Schumer ‘appalled’ by Rand Paul's call to out whistleblower

Sens. Chuck Schumer, D-N.Y., right, and Richard Durbin, D-Ill., depart from a press conference in the Capitol on Tuesday. (Caroline Brehman/CQ Roll Call)

Pelosi: ‘This is a cover-up’

“The facts will determine the timeline” of the impeachment inquiry into President Donald Trump, Speaker Nancy Pelosi told reporters on Thursday. (Bill Clark/CQ Roll Call)

Watch: Intelligence director testifies on whistleblower complaint
Full video of opening statements from the hearing

The Acting Director of National Intelligence Joseph Maguire, Chairman Rep. Adam Schiff, and Ranking Member Rep. Devin Nunes at the House Intelligence Committee on Thursday. (Caroline Brehman/CQ Roll Call)

Watch: McCarthy's full response to Pelosi's impeachment decision

Watch: Schumer asks for resolution on the "Ukraine whistleblower"

Senate Minority Leader Chuck Schumer, D-N.Y., speaks to reporters during a news conference at the Capitol on Tuesday, Sept. 24, 2019. (Caroline Brehman/CQ Roll Call)

Senate Minority Leader Charles E. Schumer asked his Senate colleagues to pass a resolution requesting the whistleblower complaint be transmitted to the Select Committee on Intelligence in the Senate and the House Intelligence Committee.

Capitol Ink | Philosophical Question

So much for Whistleblower Appreciation Day; Capitol Hill workers still unprotected
Employees of legislative branch agencies don't have the same protections as other federal workers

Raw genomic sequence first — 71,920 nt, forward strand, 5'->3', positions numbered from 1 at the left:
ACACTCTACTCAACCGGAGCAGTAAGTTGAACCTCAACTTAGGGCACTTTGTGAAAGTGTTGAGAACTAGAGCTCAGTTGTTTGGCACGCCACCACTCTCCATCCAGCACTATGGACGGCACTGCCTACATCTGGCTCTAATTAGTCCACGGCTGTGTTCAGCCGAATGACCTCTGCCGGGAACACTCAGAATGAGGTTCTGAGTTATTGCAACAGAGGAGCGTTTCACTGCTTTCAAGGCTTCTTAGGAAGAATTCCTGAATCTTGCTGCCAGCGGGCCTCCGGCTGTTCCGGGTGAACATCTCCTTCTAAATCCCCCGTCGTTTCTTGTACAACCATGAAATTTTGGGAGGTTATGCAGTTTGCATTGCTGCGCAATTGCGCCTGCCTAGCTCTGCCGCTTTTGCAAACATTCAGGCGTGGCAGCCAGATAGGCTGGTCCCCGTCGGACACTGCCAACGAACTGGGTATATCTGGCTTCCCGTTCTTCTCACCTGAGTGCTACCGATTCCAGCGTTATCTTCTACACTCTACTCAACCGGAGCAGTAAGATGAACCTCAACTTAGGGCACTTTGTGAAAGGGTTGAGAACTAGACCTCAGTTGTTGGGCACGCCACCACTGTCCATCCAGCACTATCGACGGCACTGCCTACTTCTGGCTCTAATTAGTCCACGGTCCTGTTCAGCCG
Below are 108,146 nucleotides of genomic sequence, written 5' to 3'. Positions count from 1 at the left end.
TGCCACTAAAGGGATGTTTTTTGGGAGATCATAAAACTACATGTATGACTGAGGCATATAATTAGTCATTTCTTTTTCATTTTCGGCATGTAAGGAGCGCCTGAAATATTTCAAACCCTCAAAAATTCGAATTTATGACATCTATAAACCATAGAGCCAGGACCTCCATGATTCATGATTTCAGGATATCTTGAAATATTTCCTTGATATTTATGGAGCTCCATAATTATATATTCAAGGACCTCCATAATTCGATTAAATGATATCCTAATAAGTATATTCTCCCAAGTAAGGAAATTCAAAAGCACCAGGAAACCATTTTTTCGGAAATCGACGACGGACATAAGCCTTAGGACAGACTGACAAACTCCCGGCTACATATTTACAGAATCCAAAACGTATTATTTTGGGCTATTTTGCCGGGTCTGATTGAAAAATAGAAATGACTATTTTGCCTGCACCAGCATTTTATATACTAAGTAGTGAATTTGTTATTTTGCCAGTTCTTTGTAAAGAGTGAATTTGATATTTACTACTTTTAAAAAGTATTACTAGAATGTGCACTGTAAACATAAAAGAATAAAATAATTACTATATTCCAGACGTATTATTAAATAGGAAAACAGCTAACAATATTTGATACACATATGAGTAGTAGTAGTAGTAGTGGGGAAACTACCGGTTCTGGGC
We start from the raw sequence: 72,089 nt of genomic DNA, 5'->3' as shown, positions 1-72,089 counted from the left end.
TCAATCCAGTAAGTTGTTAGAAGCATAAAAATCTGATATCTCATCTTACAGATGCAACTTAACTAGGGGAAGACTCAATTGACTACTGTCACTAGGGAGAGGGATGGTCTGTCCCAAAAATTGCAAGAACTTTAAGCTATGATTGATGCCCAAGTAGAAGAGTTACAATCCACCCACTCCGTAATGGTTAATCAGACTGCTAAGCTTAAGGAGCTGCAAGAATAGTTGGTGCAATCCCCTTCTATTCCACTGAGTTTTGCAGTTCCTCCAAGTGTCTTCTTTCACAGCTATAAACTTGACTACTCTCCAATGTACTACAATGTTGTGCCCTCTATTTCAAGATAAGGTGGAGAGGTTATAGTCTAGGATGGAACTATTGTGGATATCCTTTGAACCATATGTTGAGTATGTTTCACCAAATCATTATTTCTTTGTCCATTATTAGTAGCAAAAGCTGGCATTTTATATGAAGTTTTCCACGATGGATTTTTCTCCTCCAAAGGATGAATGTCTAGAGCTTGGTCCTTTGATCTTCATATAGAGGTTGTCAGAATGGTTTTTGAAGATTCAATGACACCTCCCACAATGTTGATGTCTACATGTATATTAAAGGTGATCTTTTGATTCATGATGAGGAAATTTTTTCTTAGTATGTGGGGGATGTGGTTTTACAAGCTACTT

Sen. Ron Wyden, D-Ore., once cosponsored a whistleblower protection bill, but Capitol Hill staff remain unprotected. (Photo by Caroline Brehman/CQ Roll Call)

The Senate had declared July 30 as “National Whistleblower Appreciation Day,” but that apparently is for other people, since senators’ own staffers and other legislative branch employees are not protected equally compared to other federal workers.

The discrepancy has been in place for years, but legislation to expand protections for employees of the House and Senate, Library of Congress, Capitol Police and other agencies hasn’t moved forward.

Whistleblower in Capitol Gun Case Sues
Officer alleges harsh punishment for role in exposing a gun left in a bathroom

In 2015, Roll Call reported on three instances of police officers leaving hand guns in bathrooms around the Capitol.

A Capitol Police officer is suing the department claiming “unlawful retaliation” after she admitted to sharing a photo with Roll Call of a police handgun left in the Capitol Visitor Center’s bathroom.  

Jodi Breiterman, a 14-year veteran, was formally demoted from sergeant to private first class in early May, shortly after she returned to duty from a 10-month suspension, according to the lawsuit filed in federal court last week.